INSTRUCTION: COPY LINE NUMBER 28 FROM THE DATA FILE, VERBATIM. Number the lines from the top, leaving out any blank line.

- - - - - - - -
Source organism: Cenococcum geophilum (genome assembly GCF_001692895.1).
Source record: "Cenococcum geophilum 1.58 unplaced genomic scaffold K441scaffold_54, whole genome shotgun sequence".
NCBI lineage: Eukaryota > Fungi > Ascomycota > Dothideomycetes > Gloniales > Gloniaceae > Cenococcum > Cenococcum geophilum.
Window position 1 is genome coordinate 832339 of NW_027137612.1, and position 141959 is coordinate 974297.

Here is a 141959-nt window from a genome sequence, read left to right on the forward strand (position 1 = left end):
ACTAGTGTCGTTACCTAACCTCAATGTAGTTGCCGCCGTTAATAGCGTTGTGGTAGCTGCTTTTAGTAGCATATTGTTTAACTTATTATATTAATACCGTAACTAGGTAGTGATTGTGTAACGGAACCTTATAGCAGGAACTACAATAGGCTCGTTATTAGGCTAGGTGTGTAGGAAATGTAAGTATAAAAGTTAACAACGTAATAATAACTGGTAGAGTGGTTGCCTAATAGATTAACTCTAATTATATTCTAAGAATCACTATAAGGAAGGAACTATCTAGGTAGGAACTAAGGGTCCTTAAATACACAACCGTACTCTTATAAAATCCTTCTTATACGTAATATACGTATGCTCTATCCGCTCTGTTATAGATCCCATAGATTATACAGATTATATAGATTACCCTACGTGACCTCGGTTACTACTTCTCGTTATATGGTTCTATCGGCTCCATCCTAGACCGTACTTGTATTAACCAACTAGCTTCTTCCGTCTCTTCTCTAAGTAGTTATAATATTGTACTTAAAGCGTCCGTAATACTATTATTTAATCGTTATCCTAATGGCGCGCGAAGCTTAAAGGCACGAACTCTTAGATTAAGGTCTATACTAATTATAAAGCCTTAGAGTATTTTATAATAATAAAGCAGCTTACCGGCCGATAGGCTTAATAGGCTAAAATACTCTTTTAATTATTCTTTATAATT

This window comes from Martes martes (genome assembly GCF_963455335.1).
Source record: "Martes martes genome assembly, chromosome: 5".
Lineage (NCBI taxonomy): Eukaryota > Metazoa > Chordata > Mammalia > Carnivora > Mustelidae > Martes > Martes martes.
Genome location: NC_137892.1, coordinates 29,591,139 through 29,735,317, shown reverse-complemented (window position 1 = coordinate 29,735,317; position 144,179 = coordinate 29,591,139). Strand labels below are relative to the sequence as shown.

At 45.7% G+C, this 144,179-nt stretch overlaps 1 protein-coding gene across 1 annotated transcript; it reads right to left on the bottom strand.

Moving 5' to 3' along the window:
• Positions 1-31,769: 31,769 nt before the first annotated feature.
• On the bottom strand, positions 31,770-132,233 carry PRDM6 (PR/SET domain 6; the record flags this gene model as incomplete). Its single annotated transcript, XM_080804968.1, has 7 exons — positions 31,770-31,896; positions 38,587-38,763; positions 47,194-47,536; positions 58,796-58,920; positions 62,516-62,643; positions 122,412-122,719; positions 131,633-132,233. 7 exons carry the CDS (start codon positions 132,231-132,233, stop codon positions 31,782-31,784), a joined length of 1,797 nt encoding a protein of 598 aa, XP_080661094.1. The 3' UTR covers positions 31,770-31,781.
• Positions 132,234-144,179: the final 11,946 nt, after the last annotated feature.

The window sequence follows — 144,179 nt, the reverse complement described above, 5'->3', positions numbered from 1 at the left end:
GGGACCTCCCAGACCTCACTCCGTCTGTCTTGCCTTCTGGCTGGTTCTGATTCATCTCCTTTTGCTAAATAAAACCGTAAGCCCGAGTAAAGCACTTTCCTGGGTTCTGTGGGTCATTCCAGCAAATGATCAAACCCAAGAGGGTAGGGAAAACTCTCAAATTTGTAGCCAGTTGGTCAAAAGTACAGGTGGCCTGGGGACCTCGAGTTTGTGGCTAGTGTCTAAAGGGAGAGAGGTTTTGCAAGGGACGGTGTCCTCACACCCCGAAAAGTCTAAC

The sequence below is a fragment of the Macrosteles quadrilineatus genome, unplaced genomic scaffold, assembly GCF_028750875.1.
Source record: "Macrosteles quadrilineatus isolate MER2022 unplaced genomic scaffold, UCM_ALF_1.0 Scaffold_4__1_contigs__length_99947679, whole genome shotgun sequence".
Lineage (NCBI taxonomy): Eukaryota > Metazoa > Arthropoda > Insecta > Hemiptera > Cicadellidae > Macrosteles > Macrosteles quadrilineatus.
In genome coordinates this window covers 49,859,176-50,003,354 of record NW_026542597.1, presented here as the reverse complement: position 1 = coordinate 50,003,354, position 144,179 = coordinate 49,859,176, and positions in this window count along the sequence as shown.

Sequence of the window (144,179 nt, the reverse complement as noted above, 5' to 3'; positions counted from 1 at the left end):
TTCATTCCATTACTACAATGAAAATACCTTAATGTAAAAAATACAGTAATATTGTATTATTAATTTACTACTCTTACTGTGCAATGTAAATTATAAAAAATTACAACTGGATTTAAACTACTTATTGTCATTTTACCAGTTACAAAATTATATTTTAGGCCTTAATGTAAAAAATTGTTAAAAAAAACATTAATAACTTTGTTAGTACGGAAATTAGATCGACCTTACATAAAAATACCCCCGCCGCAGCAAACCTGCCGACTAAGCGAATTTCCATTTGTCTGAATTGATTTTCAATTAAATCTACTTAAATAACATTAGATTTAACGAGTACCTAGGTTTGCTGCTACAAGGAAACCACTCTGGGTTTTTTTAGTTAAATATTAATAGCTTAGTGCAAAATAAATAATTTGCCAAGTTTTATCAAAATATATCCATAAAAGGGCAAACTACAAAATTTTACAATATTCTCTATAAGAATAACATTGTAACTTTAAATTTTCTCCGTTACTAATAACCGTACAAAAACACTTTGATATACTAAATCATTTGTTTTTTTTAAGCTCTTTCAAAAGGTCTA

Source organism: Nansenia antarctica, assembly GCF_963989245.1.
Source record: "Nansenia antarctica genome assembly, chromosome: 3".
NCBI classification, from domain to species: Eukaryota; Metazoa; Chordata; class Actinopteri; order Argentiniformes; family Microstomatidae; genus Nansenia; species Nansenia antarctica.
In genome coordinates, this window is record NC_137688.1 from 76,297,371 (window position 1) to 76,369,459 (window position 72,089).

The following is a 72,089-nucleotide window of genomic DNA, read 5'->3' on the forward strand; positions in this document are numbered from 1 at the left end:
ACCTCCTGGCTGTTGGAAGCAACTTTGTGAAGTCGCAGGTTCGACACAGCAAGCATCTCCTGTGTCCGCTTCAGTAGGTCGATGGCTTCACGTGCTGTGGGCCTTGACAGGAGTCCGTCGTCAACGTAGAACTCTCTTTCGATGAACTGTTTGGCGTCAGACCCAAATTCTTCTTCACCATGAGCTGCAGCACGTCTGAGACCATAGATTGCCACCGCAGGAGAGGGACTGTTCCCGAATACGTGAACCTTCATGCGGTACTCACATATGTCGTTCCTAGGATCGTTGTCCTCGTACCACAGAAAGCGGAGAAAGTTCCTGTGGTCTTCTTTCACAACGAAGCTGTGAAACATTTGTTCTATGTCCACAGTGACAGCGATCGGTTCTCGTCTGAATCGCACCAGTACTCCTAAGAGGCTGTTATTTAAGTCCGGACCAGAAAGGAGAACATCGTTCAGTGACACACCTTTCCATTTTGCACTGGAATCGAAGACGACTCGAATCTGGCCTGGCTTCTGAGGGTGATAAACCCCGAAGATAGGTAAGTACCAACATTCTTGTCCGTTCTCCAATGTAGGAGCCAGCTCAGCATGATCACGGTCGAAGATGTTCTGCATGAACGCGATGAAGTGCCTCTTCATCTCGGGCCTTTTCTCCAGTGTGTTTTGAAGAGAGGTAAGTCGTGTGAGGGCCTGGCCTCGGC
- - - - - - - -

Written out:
The following is a 72,089-nucleotide window of genomic DNA, read 5'->3' on the forward strand; positions in this document are numbered from 1 at the left end: